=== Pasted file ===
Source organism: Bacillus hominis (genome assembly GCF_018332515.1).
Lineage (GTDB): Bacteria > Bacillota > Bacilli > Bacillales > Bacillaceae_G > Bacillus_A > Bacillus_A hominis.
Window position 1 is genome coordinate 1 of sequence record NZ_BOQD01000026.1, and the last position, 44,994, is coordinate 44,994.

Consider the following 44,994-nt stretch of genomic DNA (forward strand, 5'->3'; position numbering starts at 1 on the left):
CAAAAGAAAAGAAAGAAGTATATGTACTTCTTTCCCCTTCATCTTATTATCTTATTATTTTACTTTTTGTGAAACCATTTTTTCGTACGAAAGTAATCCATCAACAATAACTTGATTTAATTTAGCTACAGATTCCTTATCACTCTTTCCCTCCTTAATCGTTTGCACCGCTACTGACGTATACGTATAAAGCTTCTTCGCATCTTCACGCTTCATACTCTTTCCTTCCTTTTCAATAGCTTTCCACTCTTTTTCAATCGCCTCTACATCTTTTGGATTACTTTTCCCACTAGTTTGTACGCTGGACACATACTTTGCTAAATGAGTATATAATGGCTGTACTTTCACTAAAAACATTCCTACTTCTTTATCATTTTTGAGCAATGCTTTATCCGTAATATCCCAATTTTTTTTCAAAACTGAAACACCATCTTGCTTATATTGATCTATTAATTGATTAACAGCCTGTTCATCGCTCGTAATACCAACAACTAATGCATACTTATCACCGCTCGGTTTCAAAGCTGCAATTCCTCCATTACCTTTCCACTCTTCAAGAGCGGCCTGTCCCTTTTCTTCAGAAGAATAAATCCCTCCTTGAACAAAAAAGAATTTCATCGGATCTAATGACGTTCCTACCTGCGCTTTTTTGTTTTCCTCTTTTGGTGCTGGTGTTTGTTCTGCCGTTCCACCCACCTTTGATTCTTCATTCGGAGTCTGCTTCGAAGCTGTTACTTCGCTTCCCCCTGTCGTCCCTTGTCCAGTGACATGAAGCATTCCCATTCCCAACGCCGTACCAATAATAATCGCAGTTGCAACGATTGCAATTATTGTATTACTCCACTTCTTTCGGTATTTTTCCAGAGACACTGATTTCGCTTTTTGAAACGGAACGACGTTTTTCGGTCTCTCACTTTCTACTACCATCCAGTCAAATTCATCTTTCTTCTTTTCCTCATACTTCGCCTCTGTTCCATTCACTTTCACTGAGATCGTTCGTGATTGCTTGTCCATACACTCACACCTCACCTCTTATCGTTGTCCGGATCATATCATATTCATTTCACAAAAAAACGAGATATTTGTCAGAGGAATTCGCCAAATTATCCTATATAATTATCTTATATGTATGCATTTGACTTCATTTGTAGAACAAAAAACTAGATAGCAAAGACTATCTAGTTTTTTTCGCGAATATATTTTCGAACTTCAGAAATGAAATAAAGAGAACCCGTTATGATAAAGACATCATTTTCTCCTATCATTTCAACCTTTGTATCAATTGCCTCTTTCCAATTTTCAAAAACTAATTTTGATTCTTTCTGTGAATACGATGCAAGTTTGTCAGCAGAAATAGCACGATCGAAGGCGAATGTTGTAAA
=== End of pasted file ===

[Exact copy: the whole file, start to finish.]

Source organism: Bacillus hominis (genome assembly GCF_018332515.1).
Lineage (GTDB): Bacteria > Bacillota > Bacilli > Bacillales > Bacillaceae_G > Bacillus_A > Bacillus_A hominis.
Window position 1 is genome coordinate 1 of sequence record NZ_BOQD01000026.1, and the last position, 44,994, is coordinate 44,994.

Consider the following 44,994-nt stretch of genomic DNA (forward strand, 5'->3'; position numbering starts at 1 on the left):
CAAAAGAAAAGAAAGAAGTATATGTACTTCTTTCCCCTTCATCTTATTATCTTATTATTTTACTTTTTGTGAAACCATTTTTTCGTACGAAAGTAATCCATCAACAATAACTTGATTTAATTTAGCTACAGATTCCTTATCACTCTTTCCCTCCTTAATCGTTTGCACCGCTACTGACGTATACGTATAAAGCTTCTTCGCATCTTCACGCTTCATACTCTTTCCTTCCTTTTCAATAGCTTTCCACTCTTTTTCAATCGCCTCTACATCTTTTGGATTACTTTTCCCACTAGTTTGTACGCTGGACACATACTTTGCTAAATGAGTATATAATGGCTGTACTTTCACTAAAAACATTCCTACTTCTTTATCATTTTTGAGCAATGCTTTATCCGTAATATCCCAATTTTTTTTCAAAACTGAAACACCATCTTGCTTATATTGATCTATTAATTGATTAACAGCCTGTTCATCGCTCGTAATACCAACAACTAATGCATACTTATCACCGCTCGGTTTCAAAGCTGCAATTCCTCCATTACCTTTCCACTCTTCAAGAGCGGCCTGTCCCTTTTCTTCAGAAGAATAAATCCCTCCTTGAACAAAAAAGAATTTCATCGGATCTAATGACGTTCCTACCTGCGCTTTTTTGTTTTCCTCTTTTGGTGCTGGTGTTTGTTCTGCCGTTCCACCCACCTTTGATTCTTCATTCGGAGTCTGCTTCGAAGCTGTTACTTCGCTTCCCCCTGTCGTCCCTTGTCCAGTGACATGAAGCATTCCCATTCCCAACGCCGTACCAATAATAATCGCAGTTGCAACGATTGCAATTATTGTATTACTCCACTTCTTTCGGTATTTTTCCAGAGACACTGATTTCGCTTTTTGAAACGGAACGACGTTTTTCGGTCTCTCACTTTCTACTACCATCCAGTCAAATTCATCTTTCTTCTTTTCCTCATACTTCGCCTCTGTTCCATTCACTTTCACTGAGATCGTTCGTGATTGCTTGTCCATACACTCACACCTCACCTCTTATCGTTGTCCGGATCATATCATATTCATTTCACAAAAAAACGAGATATTTGTCAGAGGAATTCGCCAAATTATCCTATATAATTATCTTATATGTATGCATTTGACTTCATTTGTAGAACAAAAAACTAGATAGCAAAGACTATCTAGTTTTTTTCGCGAATATATTTTCGAACTTCAGAAATGAAATAAAGAGAACCCGTTATGATAAAGACATCATTTTCTCCTATCATTTCAACCTTTGTATCAATTGCCTCTTTCCAATTTTCAAAAACTAATTTTGATTCTTTCTGTGAATACGATGCAAGTTTGTCAGCAGAAATAGCACGATCGAAGGCGAATGTTGTAAA